In addition, adult male acne and adult female acne often have persistent outbreaks on the chin, below the jawline, on the chest, and in the cervical area. Adolescent acne is often confined to just the face and upper back.  

Why Does Acne Sometimes Continue Into Adulthood?

Acne is no longer considered merely a result of diet and adolescent hormones during puberty. The latter is a common trigger for why teens get acne in the first place.

Instead, acne is now viewed as a "manifestation of one or more systemic diseases" that can emerge in adults who never had acne as a teenager!

In fact, some systemic disorders affecting adults who had acne as a teenager can promote the recurrence of acne. The most common medical conditions that are linked to female and male adult acne include:

  • Congenital adrenal hyperplasia: a genetic disorder that affects adrenal gland activity, which produce hormones like testosterone and cortisol that are implicated in acne. People with CAH often enter puberty early and have severe acne.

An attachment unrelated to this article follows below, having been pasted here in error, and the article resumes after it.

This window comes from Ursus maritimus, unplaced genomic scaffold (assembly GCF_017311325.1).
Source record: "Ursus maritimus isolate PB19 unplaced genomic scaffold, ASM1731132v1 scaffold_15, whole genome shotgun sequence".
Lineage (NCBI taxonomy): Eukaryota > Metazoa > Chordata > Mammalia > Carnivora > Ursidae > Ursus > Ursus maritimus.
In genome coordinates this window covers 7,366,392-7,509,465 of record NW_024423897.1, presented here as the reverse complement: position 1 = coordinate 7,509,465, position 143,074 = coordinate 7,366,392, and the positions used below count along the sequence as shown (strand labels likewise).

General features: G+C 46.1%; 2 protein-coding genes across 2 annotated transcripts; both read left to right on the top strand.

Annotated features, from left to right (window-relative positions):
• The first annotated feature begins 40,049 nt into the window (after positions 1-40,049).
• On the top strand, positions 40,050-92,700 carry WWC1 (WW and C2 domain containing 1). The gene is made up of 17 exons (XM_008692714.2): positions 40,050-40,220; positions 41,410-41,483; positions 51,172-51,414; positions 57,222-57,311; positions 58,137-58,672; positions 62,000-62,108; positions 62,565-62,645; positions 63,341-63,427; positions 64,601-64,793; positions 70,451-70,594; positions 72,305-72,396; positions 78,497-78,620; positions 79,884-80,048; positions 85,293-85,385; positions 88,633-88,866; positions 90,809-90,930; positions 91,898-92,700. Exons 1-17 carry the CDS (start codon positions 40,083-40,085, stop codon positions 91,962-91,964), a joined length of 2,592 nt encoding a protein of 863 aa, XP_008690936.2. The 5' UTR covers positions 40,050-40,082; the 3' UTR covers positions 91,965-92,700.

• Seborrhea acne hirsutism androgenetic alopecia syndrome (SAHA): women with SAHA have excess testosterone and other androgens or respond atypically to normal blood levels of androgens, sometimes leading to female adult acne.
  • Polycystic ovarian syndrome (PCOS): the ovaries of reproductive aged women produce excess androgens that result in symptoms like weight gain, hirsutism, infertility, and acne. 
  • Hyperandrogenism insulin resistance acanthosis nigricans (HAIR-AN) syndrome: a combination of insulin resistance and hyperandrogenism, HAIR-AN symptoms include skin darkening, diabetes, heart disease, and severe acne.
  • Synovitis acne pustulosis hyperostosis osteitis (SAPHO) syndrome: a rare disease with no known cause, SAPHO syndrome is characterized by a combination of joint inflammation, bone inflammation, and acne on the soles of your feet and palms. 

In almost all of these disorders, the presence of excess androgens (like testosterone) in the bloodstream or an over-reactive response in the body is the underlying cause of acne. 

Research suggests that the appearance of acne in SAPHO and pyrogenic arthritis (another rare disorder) is further evidence that acne is truly an inflammatory disorder, not a dietary or strictly hormonal disorder, that could potentially continue into adulthood. 

What Is the Best Treatment for Adult Acne? Preventing Acne From Recurring After Puberty

The reasons behind adult persistent acne are not perfectly understood but are associated with:

  • Excess production of androgen hormones (testosterone, dehydroepiandrosterone (DHEA), and dihydrotestosterone (DHT).
  • Colonization and growth of bacteria-causing acne (Propionibacterium acnes, or P. acnes, which can inhabit hair follicles and pores)